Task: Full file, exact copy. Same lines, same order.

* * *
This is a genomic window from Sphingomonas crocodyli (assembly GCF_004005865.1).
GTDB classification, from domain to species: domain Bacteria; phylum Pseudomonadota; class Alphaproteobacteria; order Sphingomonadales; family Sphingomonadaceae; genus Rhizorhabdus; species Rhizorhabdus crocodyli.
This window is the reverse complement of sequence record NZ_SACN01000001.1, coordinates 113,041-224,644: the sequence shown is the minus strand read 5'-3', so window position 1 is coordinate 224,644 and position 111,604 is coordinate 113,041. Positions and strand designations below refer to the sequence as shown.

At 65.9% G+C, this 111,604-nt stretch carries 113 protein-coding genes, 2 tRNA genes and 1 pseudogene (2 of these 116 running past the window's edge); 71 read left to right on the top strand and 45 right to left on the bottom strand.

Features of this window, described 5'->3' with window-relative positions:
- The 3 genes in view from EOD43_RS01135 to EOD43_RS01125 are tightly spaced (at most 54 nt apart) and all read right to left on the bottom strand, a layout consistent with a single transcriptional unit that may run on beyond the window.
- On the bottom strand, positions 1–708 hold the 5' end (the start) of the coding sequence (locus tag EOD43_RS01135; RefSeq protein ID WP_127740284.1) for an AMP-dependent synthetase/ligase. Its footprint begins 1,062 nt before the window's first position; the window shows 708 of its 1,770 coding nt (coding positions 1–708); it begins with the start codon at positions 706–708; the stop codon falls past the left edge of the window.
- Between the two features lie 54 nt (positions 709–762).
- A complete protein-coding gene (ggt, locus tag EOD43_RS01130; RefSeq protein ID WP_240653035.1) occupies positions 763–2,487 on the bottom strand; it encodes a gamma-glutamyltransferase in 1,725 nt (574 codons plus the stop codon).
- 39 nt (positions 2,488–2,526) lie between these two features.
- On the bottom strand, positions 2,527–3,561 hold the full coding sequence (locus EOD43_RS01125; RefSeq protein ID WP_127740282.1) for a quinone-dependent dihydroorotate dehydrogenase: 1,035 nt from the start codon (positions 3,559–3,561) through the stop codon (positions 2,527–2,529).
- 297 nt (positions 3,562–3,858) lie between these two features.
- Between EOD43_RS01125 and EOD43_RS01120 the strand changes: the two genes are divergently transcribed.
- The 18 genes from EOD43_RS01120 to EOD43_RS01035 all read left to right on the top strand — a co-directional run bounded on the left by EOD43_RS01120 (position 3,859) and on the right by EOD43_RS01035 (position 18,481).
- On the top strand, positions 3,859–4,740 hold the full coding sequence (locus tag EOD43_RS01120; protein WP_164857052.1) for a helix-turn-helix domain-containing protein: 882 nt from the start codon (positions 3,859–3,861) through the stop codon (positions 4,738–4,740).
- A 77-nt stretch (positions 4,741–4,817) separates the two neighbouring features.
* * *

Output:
This is a genomic window from Sphingomonas crocodyli (assembly GCF_004005865.1).
GTDB classification, from domain to species: domain Bacteria; phylum Pseudomonadota; class Alphaproteobacteria; order Sphingomonadales; family Sphingomonadaceae; genus Rhizorhabdus; species Rhizorhabdus crocodyli.
This window is the reverse complement of sequence record NZ_SACN01000001.1, coordinates 113,041-224,644: the sequence shown is the minus strand read 5'-3', so window position 1 is coordinate 224,644 and position 111,604 is coordinate 113,041. Positions and strand designations below refer to the sequence as shown.

At 65.9% G+C, this 111,604-nt stretch carries 113 protein-coding genes, 2 tRNA genes and 1 pseudogene (2 of these 116 running past the window's edge); 71 read left to right on the top strand and 45 right to left on the bottom strand.

Features of this window, described 5'->3' with window-relative positions:
- The 3 genes in view from EOD43_RS01135 to EOD43_RS01125 are tightly spaced (at most 54 nt apart) and all read right to left on the bottom strand, a layout consistent with a single transcriptional unit that may run on beyond the window.
- On the bottom strand, positions 1–708 hold the 5' end (the start) of the coding sequence (locus tag EOD43_RS01135; RefSeq protein ID WP_127740284.1) for an AMP-dependent synthetase/ligase. Its footprint begins 1,062 nt before the window's first position; the window shows 708 of its 1,770 coding nt (coding positions 1–708); it begins with the start codon at positions 706–708; the stop codon falls past the left edge of the window.
- Between the two features lie 54 nt (positions 709–762).
- A complete protein-coding gene (ggt, locus tag EOD43_RS01130; RefSeq protein ID WP_240653035.1) occupies positions 763–2,487 on the bottom strand; it encodes a gamma-glutamyltransferase in 1,725 nt (574 codons plus the stop codon).
- 39 nt (positions 2,488–2,526) lie between these two features.
- On the bottom strand, positions 2,527–3,561 hold the full coding sequence (locus EOD43_RS01125; RefSeq protein ID WP_127740282.1) for a quinone-dependent dihydroorotate dehydrogenase: 1,035 nt from the start codon (positions 3,559–3,561) through the stop codon (positions 2,527–2,529).
- 297 nt (positions 3,562–3,858) lie between these two features.
- Between EOD43_RS01125 and EOD43_RS01120 the strand changes: the two genes are divergently transcribed.
- The 18 genes from EOD43_RS01120 to EOD43_RS01035 all read left to right on the top strand — a co-directional run bounded on the left by EOD43_RS01120 (position 3,859) and on the right by EOD43_RS01035 (position 18,481).
- On the top strand, positions 3,859–4,740 hold the full coding sequence (locus tag EOD43_RS01120; protein WP_164857052.1) for a helix-turn-helix domain-containing protein: 882 nt from the start codon (positions 3,859–3,861) through the stop codon (positions 4,738–4,740).
- A 77-nt stretch (positions 4,741–4,817) separates the two neighbouring features.